On a cold Tuesday January 30, 1649, a slight figure stepped out of a window of the Banqueting Hall of Whitehall Palace on to a scaffold. He made a brief speech to the large crowd that had gathered around the palace before placing his neck on a wooden block. With one swing of the executioner’s axe, his head was removed from his body. King Charles I of England had been executed as “a tyrant, traitor, murderer and public enemy to the good of this nation”.
Charles was born in Dunfermline, Scotland, in 1600, the second son of James VI of Scotland. His popular elder brother, Henry, died in 1612. So Charles became king when his father, who had become James I of England as well, died in 1625. Charles was a small man, who suffered from a lack of confidence. When speaking, he struggled with a stammer. But he was also a highly cultured man. He had beautiful manners and never lost his temper. He loved hunting and fine living. He married Henrietta Maria, the daughter of the French king, in 1625 and fell deeply in love with her.
Charles, like his father, believed in the “divine right” of kings. According to this belief, a king ruled by God’s will alone, and did not have to answer to anybody about his actions. Charles’s belief in his divine right made it difficult for him to deal with the English Parliament that, by tradition, was called whenever the king wanted to raise taxes or pass laws.
RULING WITHOUT PARLIAMENT
Charles called four Parliaments—in 1625, 1626, 1628 and 1629—because he needed to raise money for wars against Spain and France. Charles’s confrontational style of government made him unpopular, as did general dislike of his favourite, George Villiers, Duke of Buckingham. This made these Parliaments hostile and unhelpful. They refused to grant him the same rights to collect money as previous English kings, and they opposed his choice of ministers. The third Parliament forced Charles to accept the Petition of Right, which limited his ability to collect taxes without the consent of Parliament. The fourth Parliament even dared to criticize the king openly. Charles closed it, and ruled without a Parliament for the next 11 years.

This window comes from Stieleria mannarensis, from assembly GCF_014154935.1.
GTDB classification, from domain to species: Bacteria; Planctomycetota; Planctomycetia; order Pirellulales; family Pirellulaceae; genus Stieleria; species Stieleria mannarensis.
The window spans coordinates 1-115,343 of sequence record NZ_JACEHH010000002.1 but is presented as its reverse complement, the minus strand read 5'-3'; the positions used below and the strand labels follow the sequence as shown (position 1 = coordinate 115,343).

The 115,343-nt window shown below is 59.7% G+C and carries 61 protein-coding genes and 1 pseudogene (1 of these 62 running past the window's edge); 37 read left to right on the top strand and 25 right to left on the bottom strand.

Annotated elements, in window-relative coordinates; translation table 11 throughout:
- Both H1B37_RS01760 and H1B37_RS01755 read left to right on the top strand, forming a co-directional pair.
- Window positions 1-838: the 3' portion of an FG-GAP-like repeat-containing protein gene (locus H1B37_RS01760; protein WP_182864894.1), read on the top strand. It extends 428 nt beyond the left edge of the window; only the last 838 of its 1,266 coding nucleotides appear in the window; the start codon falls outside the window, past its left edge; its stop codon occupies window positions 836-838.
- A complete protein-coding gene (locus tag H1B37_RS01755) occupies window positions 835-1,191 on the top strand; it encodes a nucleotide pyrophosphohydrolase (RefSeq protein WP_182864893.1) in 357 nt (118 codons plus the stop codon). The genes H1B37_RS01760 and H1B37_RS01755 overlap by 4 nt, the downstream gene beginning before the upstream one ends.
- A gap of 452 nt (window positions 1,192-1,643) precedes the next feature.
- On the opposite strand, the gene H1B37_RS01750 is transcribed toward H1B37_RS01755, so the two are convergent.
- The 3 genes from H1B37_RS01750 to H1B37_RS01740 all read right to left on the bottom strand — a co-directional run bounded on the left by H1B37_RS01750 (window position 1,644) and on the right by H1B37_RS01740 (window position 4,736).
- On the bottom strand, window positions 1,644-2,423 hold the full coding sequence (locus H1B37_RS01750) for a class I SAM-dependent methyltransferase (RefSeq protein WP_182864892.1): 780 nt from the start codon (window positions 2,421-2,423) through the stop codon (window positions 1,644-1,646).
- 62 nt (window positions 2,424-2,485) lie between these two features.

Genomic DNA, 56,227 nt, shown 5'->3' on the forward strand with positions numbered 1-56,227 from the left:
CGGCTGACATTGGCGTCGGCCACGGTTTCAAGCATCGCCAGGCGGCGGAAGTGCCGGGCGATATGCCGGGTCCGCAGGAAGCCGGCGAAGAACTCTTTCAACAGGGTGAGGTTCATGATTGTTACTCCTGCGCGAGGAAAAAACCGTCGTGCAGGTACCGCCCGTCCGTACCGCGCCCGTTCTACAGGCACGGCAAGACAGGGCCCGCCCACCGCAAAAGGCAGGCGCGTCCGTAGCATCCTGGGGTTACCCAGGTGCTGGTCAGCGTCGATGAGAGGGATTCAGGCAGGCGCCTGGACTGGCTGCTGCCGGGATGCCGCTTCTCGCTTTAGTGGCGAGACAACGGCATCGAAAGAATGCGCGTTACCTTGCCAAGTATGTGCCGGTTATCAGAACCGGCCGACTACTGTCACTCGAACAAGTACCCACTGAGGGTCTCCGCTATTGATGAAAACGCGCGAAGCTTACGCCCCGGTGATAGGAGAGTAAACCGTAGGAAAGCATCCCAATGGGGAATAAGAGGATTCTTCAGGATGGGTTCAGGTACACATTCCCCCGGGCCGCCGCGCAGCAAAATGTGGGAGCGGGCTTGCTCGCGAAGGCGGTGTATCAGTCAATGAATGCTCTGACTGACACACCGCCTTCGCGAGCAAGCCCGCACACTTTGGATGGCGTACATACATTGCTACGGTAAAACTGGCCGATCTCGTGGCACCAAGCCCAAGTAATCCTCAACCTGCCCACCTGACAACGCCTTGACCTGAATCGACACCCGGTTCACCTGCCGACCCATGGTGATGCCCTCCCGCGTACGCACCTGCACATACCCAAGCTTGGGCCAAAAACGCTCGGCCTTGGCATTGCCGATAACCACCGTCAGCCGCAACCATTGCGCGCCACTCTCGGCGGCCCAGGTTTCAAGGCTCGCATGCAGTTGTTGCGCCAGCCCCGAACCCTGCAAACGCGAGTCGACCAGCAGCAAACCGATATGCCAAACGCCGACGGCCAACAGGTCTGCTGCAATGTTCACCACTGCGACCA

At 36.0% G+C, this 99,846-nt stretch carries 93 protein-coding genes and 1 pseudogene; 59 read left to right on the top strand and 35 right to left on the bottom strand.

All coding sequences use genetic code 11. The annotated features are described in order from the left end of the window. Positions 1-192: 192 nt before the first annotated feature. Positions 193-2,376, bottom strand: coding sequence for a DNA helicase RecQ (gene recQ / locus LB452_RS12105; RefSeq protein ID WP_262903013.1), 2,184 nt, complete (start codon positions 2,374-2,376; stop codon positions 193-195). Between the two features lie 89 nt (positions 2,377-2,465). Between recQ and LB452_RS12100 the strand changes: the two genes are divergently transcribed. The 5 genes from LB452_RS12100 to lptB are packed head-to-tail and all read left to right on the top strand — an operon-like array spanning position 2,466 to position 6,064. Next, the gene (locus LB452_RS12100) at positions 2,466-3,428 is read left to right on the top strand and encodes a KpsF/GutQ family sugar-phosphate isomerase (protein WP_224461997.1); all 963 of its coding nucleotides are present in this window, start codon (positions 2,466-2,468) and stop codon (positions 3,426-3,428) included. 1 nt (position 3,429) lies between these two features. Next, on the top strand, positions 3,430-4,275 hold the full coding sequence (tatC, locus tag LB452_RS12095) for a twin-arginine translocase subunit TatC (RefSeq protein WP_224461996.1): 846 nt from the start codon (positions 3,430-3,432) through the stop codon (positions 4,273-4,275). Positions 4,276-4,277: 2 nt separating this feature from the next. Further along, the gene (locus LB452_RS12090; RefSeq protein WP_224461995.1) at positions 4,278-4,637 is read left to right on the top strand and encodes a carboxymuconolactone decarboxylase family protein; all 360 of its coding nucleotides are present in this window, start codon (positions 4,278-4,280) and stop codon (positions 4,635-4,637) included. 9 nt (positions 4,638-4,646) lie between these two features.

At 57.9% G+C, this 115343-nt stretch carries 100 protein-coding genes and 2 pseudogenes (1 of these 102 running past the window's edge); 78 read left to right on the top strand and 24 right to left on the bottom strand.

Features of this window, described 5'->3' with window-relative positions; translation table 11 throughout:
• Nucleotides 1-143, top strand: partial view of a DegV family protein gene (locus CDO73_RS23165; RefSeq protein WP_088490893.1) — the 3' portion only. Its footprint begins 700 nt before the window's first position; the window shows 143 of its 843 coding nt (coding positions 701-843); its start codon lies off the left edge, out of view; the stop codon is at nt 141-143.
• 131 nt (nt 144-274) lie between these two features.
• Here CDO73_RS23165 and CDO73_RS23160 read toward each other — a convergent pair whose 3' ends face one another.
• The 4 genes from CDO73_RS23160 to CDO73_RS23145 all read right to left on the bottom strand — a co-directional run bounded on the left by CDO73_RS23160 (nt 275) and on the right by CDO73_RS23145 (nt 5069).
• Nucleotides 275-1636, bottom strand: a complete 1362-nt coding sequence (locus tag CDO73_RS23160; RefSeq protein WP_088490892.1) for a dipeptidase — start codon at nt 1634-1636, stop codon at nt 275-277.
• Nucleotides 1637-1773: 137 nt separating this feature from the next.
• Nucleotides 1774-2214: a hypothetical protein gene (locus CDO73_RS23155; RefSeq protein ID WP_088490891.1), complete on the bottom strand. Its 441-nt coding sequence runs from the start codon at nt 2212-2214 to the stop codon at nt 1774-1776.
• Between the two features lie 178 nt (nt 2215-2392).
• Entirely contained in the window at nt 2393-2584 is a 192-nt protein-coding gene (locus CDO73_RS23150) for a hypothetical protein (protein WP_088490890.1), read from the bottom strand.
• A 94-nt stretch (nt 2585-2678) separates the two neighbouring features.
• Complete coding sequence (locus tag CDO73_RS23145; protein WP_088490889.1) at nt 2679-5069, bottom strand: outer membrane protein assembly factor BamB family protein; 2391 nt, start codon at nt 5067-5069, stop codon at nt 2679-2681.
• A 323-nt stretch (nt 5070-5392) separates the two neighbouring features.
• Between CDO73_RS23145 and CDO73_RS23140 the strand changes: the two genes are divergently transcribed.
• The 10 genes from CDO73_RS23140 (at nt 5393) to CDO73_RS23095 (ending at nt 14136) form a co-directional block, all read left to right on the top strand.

Charles I took his responsibilities as king very seriously—which is why he hated the interference of Parliament so much. He believed that a king should care for his subjects as a father cares for his child. Above all, he wanted to unify the way in which the people of his kingdoms (Scotland, Ireland and England were ruled entirely separately at this time) were governed and the way they worshipped God. He sent his minister Thomas Wentworth, Earl of Strafford, to Ireland where the administration was reformed. In 1637 he supported the Archbishop of Canterbury, William Laud, in introducing the English Book of Common Prayer to Scotland. This was a very unpopular move because most Scots were Presbyterian and wanted to keep their Church separate from England. Thousands signed a national Covenant against Charles and his new prayer book. In 1639 a Scottish Covenanter army invaded England and defeated Charles’s forces. Strafford raised an army in Ireland to fight the Scottish rebels. As Charles needed money to fight this war against Scotland, he was forced to call a Parliament.
SHORT AND LONG PARLIAMENTS
Parliament met in April 1640. This Parliament is known as the Short Parliament because it was dismissed after a few weeks for arguing with the king. A new Parliament was called in November 1640, which became known as the Long Parliament. Many of the members of the Long Parliament were Puritans who, like the Scots, were opposed to Charles’s version of the Protestant religion. They also objected to the king’s belief in his divine right. They moved to remove Charles’s ministers; Strafford was executed and Laud was accused of treason.
In 1641 the Long Parliament voted in favour of the Grand Remonstrance, a long list of everything Charles had done wrong during his reign. At the beginning of 1642 Charles left London and headed north to York. Both sides began gathering arms and men, and war between the king and Parliament became inevitable.
The English Civil War lasted from 1642 until 1646. At first Charles and his supporters, known as Royalists or Cavaliers, thought they would win. However, the first major battle, at Edgehill in Warwickshire, ended in stalemate. Supporters of Parliament, known as Roundheads, reorganized their army and it became much too strong for the Royalists. The Royalists were defeated at Naseby in 1645 and the next year Charles was forced to surrender. Kept imprisoned but still king, he feared for his life and supported several plots to try to overthrow Parliament’s rule. So in 1648 radicals in Parliament put Charles on trial. The execution of the king meant that Parliament could set up a republic, which lasted for 11 years until the restoration of Charles’s son, Charles II.